So, this fuel from air story

I don\’t know enough chemistry to know whether this makes sense. Even if The Telegraph has or has not garbled it:

A small company in the north of England has developed the “air capture” technology to create synthetic petrol using only air and electricity.

Experts tonight hailed the astonishing breakthrough as a potential “game-changer” in the battle against climate change and a saviour for the world’s energy crisis.

The technology, presented to a London engineering conference this week, removes carbon dioxide from the atmosphere.

The “petrol from air” technology involves taking sodium hydroxide and mixing it with carbon dioxide before \”electrolysing\” the sodium carbonate that it produces to form pure carbon dioxide.

Hydrogen is then produced by electrolysing water vapour captured with a dehumidifier.

The company, Air Fuel Syndication, then uses the carbon dioxide and hydrogen to produce methanol which in turn is passed through a gasoline fuel reactor, creating petrol.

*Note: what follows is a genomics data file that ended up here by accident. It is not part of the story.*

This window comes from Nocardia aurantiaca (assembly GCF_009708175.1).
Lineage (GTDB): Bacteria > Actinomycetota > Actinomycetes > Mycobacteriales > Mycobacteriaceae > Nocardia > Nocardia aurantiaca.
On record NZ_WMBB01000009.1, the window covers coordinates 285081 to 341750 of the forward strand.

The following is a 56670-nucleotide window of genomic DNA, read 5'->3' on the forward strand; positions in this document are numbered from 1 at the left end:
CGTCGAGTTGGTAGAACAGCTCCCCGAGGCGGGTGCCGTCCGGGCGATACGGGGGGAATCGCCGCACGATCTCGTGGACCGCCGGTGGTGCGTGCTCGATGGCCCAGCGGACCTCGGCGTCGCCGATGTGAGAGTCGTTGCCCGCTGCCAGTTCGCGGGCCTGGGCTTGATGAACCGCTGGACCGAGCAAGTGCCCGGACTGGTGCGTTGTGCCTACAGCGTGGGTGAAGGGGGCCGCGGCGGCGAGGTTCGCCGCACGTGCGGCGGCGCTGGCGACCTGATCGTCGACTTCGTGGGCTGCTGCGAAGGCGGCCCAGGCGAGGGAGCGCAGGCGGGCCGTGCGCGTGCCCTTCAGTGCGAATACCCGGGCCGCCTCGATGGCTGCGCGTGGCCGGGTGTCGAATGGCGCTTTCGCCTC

Methanol to petrol I can accept as being obviously possible. No idea at all about the previous step, the sodium hydroxide to sodium carbonate.

And electrolysing H2 out of water is going to be an expensive process even if we know that it can be done.

Further, the use of sodium hydroxide will be interesting. As that is produced by the chloralkali process. Which in itself is hugely energy intensive (it\’s essentially the electrolysis of sodium chloride, or common salt).

I\’m willing to believe that the chemistry could work. I\’m absolutely certain that it\’s a damnably inefficient method of producing storable and transportable energy. And I\’d be absolutely amazed if anyone ever managed to make it economic.

Anyone see any other faults with it?